Our Slaw colleague Ruth Bird has recently published a stimulating paper entitled A Moveable Feast – Law Librarianship in the Noughties as part of the Oxford Legal Studies Research Paper No. 52/2006. Ruth’s deck from her moveable speech is also available.
Ruth’s introduction reads:
The purpose of this paper is to review where law librarianship finds itself six years into the new millennium, and what common challenges the profession faces in this new century.
Initially I would like to take a backward glance. When I was undertaking postgraduate studies in librarianship in 1978, lecturers Doug Down and Wes Young said to us: ‘By the turn of the century there will be no books left in libraries’. This was the same year that I undertook some computer programming for the first time, using punch cards.
Both computers and books have come a long way since then, and while some of us have fewer books in our libraries now than a decade ago, the majority of us are still surrounded by some books. But we are also dealing with an onslaught of technology that moves at lightning speed in a constantly changing landscape.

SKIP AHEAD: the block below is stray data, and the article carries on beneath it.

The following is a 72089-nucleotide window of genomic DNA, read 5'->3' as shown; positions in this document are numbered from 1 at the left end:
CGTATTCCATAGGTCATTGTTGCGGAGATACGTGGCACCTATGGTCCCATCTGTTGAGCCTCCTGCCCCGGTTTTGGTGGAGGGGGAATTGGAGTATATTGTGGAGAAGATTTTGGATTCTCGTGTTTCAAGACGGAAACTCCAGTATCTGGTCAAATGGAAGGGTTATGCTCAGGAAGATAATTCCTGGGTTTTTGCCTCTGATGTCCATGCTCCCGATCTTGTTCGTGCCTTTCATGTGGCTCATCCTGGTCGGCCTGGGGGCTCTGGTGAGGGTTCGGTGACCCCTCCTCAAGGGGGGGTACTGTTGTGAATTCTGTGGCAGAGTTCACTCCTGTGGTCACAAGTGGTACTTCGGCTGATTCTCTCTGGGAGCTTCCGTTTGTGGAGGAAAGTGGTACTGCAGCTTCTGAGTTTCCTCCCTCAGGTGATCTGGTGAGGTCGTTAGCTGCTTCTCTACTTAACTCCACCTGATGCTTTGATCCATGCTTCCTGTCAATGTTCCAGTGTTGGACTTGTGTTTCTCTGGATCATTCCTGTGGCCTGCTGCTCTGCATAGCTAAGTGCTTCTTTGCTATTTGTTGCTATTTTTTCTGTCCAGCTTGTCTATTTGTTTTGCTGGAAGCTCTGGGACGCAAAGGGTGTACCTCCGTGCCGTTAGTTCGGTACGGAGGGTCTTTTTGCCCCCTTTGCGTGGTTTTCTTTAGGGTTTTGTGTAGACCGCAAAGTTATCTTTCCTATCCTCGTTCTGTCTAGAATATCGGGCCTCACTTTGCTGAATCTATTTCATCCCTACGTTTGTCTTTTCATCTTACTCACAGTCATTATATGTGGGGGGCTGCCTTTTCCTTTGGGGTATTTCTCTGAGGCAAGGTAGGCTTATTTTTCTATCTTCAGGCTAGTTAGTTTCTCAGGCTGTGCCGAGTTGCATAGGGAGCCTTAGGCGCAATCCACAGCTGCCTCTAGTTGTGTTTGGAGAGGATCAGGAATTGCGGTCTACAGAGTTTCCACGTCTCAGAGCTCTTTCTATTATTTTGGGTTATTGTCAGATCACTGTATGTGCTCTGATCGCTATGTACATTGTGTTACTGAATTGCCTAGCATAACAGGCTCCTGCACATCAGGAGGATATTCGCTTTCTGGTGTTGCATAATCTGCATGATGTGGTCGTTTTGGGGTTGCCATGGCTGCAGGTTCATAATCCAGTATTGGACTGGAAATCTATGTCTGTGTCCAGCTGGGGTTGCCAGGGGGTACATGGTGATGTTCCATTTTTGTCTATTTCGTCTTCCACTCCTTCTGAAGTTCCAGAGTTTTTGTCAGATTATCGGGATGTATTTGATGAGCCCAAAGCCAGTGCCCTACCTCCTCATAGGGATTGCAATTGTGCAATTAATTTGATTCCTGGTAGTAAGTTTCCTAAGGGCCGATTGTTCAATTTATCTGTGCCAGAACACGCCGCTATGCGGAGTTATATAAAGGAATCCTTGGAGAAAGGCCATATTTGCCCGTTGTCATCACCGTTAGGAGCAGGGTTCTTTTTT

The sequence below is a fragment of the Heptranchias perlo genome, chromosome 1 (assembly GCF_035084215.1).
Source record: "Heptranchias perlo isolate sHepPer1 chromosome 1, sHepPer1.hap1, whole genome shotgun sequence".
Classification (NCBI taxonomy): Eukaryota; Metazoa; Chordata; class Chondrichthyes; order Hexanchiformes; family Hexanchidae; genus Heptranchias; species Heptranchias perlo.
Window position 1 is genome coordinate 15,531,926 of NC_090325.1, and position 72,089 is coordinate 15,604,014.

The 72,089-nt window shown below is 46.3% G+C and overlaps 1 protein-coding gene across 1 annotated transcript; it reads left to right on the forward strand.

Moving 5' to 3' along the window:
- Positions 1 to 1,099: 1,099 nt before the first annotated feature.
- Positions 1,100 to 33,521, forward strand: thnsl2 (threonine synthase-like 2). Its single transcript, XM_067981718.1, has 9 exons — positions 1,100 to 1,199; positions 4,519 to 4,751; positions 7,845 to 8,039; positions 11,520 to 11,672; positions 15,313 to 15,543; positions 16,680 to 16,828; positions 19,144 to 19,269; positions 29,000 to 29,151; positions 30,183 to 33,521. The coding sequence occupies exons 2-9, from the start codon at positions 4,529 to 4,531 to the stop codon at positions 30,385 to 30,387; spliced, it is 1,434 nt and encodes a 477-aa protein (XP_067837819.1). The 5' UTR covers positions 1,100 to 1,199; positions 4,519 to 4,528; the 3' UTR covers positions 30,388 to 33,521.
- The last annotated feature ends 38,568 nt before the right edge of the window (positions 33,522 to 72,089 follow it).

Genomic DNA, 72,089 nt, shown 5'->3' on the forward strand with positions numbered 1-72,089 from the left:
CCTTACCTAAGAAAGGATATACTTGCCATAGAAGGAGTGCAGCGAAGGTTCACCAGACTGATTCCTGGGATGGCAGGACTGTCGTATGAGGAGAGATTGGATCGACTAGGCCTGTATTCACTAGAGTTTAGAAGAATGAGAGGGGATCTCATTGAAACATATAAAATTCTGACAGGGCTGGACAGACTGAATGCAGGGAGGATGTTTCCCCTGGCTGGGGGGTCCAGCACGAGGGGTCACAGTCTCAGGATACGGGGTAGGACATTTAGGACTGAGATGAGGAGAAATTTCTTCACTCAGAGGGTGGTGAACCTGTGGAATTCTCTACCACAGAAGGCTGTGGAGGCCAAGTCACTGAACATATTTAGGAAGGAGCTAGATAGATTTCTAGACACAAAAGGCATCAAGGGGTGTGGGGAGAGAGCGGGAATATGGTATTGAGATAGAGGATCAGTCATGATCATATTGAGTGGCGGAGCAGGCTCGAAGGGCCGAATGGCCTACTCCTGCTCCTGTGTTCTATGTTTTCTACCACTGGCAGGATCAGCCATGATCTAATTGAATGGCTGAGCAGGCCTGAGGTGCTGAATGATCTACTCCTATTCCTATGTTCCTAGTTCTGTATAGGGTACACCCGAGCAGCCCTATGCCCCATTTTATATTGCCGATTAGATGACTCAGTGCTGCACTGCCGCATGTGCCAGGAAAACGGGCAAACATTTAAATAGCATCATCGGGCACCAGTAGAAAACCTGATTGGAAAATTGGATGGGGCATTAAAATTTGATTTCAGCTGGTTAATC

A dozen years ago, I first used this marvellous thing called ftp, with gopher and archie to help me search menus and locate files, and then moved on to the www using a Mosaic browser. Can you imagine what we would have thought then if people had spoken of blogs and wikis and net space and google and a hundred other new terms that are now common parlance? But this is our present reality, and the world will not stop for us, so this paper reviews some themes that I have found to be universal in our profession.